However, our sense of pride in the contingent was shattered when we learned that not only would the Israeli Consulate be marching with Israeli flags, but also that “inclusion monitors” would censor anything that deviated from the narrow message of “Jews support LGBT equality.” We see this as a contradiction. Support for the Israeli government is a political position that is not synonymous with support for LGBT equality, and is not synonymous with Judaism. Because these strong Israeli symbols would be dominating the contingent, we felt we could not in good conscious march without publically repudiating those messages. And although the planners reached out to include us, we felt excluded when any disagreement we voiced was declared “off message” and inappropriate.

This illusion of unity, at the price of silencing some members, is a deliberate trend that is plaguing the Jewish Community. Many Jewish organizations portray a unified front of support for Israel, and allow this single message to come at the expense of the diverse needs of our Jewish Community. In fact, we have a range of views on Israel/Palestine and our commitment to Jewish and Queer communities lies far beyond this single issue. We reject the dichotomy that 'Pro-Palestine' is synonymous with 'Anti-Israel,' and encourage space for deeper conversations about the complexities of these issues. Additionally, we refuse to let discussions about Israel detract from the many other struggles for justice our communities are engaged in.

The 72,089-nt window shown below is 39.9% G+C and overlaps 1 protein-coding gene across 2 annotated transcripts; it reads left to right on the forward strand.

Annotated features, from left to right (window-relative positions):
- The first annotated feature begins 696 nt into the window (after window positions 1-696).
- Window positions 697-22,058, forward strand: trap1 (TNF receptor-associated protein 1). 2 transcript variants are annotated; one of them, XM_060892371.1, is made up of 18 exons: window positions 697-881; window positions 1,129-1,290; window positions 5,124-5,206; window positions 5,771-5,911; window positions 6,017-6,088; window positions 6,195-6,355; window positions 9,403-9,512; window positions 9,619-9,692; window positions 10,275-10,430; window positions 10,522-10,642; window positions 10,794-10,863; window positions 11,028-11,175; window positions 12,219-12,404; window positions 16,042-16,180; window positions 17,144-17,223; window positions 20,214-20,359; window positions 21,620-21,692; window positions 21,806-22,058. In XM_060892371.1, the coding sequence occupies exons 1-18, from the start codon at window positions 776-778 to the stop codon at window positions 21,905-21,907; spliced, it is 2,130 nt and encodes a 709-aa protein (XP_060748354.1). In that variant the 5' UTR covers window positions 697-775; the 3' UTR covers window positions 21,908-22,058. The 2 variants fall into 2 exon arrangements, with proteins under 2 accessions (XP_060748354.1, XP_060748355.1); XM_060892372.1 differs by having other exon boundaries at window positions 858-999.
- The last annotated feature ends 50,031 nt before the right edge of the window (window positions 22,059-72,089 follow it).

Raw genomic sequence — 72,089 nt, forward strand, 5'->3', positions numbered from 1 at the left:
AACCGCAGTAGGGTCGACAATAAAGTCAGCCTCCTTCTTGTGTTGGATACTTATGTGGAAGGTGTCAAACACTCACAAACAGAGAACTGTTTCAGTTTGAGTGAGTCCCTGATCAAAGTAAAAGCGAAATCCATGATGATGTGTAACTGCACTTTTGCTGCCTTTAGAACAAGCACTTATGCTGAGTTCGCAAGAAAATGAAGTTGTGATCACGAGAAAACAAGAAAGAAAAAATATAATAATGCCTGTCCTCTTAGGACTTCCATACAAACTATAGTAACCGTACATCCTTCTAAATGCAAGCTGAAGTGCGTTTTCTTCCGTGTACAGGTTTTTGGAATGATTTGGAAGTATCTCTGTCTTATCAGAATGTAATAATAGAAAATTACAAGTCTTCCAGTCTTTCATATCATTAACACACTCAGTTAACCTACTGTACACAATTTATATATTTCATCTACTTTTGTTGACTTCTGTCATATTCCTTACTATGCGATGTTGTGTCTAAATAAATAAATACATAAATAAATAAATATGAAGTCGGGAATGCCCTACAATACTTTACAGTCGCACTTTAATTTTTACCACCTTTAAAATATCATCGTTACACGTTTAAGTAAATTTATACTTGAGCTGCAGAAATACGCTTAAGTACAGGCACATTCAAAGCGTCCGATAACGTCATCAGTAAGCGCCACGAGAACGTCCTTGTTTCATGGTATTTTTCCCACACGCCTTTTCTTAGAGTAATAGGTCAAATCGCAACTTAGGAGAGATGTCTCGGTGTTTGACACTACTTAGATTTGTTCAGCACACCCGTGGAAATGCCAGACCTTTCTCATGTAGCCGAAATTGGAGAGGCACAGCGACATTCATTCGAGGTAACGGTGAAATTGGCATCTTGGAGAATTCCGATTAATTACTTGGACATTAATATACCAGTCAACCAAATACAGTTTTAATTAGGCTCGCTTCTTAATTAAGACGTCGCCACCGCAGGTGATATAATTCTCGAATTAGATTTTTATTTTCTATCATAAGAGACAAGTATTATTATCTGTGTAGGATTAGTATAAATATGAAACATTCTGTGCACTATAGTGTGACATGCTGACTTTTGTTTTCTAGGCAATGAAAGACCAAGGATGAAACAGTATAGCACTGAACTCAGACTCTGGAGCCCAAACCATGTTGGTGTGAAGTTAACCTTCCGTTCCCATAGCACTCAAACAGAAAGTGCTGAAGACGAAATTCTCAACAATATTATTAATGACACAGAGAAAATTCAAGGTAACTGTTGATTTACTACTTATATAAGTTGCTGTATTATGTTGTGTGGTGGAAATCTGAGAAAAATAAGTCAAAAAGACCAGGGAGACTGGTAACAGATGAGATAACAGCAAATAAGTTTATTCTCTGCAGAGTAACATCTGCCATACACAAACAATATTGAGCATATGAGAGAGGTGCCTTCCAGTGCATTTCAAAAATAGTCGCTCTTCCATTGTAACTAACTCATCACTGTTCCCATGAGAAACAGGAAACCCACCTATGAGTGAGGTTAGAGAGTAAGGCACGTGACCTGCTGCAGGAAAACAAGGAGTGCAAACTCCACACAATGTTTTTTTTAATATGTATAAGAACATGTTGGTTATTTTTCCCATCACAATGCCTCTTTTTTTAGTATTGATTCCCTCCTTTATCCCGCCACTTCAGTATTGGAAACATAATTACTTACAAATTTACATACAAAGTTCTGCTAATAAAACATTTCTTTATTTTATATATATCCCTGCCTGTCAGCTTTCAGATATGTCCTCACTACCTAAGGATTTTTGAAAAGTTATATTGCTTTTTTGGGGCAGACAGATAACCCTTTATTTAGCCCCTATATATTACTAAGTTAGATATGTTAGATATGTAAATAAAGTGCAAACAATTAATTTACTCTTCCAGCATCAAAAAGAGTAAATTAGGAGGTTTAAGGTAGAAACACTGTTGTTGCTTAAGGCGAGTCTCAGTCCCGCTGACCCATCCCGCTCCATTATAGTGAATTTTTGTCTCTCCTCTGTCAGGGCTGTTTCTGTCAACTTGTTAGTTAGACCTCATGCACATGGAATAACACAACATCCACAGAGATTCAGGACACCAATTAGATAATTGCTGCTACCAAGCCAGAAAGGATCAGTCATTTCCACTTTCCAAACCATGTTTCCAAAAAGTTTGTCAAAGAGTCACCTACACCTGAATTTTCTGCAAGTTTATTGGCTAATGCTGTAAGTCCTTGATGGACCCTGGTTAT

Prior to the Parade day, we were not sure that we would be allowed to march at all. We arrived holding signs such as “No Pride in Occupation,” and “Feygele for Free Palestine,” and to our surprise, we did not get kicked out. We were met with a positive reception from many participants and observers of the parade, and a few hostile reactions. But the real consequences of our action have occurred in the days and weeks following the parade. Many of us have faced social sanctions in our personal and professional lives. Some of us who work in Jewish organizations have been harshly shamed in our workplaces and our political views have become a topic of discussion amongst our peers and supervisors. We feel vulnerable in the very community that had supposedly organized to support us as Queer Jews.

Rather than retreating to safer, less public expressions of our convictions, we are asking you to join us in resisting the silencing in our communities. Let's seize this opportunity for discussions, programming and policy change, and push to create spaces where our voices are allowed and welcomed.

Join our group on Facebook to show support, stay updated and get involved.